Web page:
Parties commend Ghanaians for peaceful co-existence
The major political parties in Ghana have commended its citizens for co-existing in peace, in spite of their political, ethnic and religious differences, for the past 55 years.
However, they all complained that the country had not been able to utilise its rich human and material resources to create an independent economy and the necessary socio-economic conditions for majority of its people.
The political parties are the New Patriotic Party (NPP), the Convention People's Party (CPP), the People's National Convention (PNC), the Progressive People's Party (PPP) and the Great Consolidated Popular Party (GCPP).
The NPP says Ghanaians have been able to maintain unity in the midst of a myriad of conflicts that have destabilised other countries in Africa.
The Communications Director of the party, Nana Akomea, noted that aside from unity, the country had not been able to live up to its potential and suggested that with a transformational leadership, the country would engender the needed transformation in its economy.
That changed economy, he said, would put the country on a sound footing that would enable it to solve or reduce basic problems such as unemployment and the high cost of living and provide quality and affordable education and health for its people.
He said that transformational leader would be in a position to totally change the Guggisburg economy in which, over the last nine decades, the country had continued to export raw materials and import finished goods, to its own disadvantage.
He partly attributed the endemic corruption among civil and public servants to their low salaries and contended that when the economy was put on a sound footing, the country would be able to pay real wages that would help minimise the canker of corruption.
For its part, the CPP believes that since the overthrow of the Nkrumah government, the country has not experienced any concrete development “which added any meaningful value to the well-being of the people, particularly the less privileged''.
According to the Communications Director of the party, Nii Armah Akomfrah, the educational sector was suffering from poor infrastructure and lack of support for teachers.
He observed that Malaysia and South Korea got their independence at the same time Ghana got its but lack of effective leadership, especially by the two main political parties, had destabilised the economy.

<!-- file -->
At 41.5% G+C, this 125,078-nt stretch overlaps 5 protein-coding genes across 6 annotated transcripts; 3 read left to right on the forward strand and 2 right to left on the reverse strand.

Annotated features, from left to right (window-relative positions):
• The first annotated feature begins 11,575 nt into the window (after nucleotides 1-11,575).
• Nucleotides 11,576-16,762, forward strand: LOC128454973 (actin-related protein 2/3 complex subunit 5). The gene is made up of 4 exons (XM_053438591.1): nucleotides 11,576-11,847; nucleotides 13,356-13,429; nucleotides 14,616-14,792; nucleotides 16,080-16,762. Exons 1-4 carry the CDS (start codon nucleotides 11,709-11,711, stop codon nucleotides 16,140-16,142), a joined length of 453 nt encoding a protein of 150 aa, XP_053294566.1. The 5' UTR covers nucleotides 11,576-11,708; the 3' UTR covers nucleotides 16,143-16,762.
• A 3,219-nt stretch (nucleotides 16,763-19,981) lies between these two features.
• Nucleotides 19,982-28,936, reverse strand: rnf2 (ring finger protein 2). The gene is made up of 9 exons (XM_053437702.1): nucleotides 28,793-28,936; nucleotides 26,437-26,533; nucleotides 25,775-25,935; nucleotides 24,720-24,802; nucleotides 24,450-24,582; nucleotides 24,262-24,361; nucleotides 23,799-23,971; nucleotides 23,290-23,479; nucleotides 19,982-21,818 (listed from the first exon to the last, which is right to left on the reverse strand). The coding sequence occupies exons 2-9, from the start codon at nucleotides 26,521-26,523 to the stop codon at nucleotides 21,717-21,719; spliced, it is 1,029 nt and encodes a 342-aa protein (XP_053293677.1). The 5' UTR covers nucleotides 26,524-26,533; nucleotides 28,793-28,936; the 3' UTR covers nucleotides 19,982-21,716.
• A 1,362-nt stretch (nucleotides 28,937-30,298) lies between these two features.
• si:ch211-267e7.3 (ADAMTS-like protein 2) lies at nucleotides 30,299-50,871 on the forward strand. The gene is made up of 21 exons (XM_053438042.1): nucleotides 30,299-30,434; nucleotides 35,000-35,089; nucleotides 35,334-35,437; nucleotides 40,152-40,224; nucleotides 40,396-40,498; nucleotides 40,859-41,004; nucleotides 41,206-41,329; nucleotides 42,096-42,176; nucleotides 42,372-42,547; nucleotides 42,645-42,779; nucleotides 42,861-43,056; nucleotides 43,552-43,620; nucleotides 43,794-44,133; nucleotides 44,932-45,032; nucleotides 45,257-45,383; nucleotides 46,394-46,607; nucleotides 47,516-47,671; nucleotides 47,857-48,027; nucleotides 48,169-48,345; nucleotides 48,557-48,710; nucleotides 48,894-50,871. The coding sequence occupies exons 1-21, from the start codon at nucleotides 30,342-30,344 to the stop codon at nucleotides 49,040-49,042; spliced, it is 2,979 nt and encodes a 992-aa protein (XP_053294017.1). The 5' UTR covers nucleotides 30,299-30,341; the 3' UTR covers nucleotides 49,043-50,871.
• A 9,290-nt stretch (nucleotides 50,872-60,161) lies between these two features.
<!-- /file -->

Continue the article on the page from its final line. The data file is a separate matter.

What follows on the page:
Mr Akomfrah contended that the way forward for the country was to trace the vision of the CPP and bring the party back into government to continue with quality development.
Ghanaians have accomplished a great deal for themselves over the years to justify the independence attained 55 years ago, Dr Paa Kwesi Nduom of the PPP told the Graphic.
He added that unlike other countries in Africa, Ghanaians had been able to maintain a united state that had not been torn apart through conflict for the sake of ethnocentrism, religious differences and political antagonism.
He said although standards had fallen, the nation's educational system had been able to produce high quality Ghanaians who had excelled in all spheres of life in every corner of the world.
Dr Nduom, who was the Minister of Public Sector Reform in the Kufuor administration, said the only difficulty had been that the country had, in some cases, not acted with maturity to take control of its economy and resources.
He noted that Ghanaians prided themselves as the beacon of democracy but they needed resources from other nations to feed their children under the school feeding programme.
He said Ghana was at the crossroads, noting that for it to attain the needed development, it required a progressive and incorruptible leader who would build strong institutions and build local industries with government's purchasing power.
Dr Nduom was of the view that Ghanaians must offer the leadership mantle to a progressive leadership to manage the affairs of the country, particularly using science and technology to find solutions to the nation's problems.
According to the Interim National Chairman of the GCPP, Dr Henry Lartey, all previous governments, including that of Prof Mills, had successfully laid down fundamental structures to facilitate quality development.
He observed that the economy had become fertile enough to attract foreign investment, adding, “All we need now is for the citizens and the institutions to take advantage to improve their well-being.”
He added that Ghana's economy had been touted as one of the fastest growing in terms of its exports and the increase in cocoa production.
Touching on education, Dr Lartey commended the government for the initiative in building two universities in the Brong Ahafo and Volta regions which “will further improve the quality of education in the country''.
Apart from the Presidents of the First and the Third Republics, Dr Kwame Nkrumah and Dr Hilla Limann, respectively, the remaining Heads of State just wasted the time and resources of the nation and could not improve the living conditions of the people in the area of health, eduction, agriculture, sanitation and housing, Mr Hassan Ayariga, the PNC flag bearer, told the Graphic.
“We have achieved nothing to celebrate. The 55 years is like 55 days,” he said, adding that at 55, many Ghanaians still went to sleep on empty stomachs, slept on the streets, died of malaria and other diseases, with majority of children dropping out of school after the junior high school.
He suggested to President Mills to celebrate each Independence Day in deprived places in different regions to take stock of the needs of the people at first-hand and also interact with the people.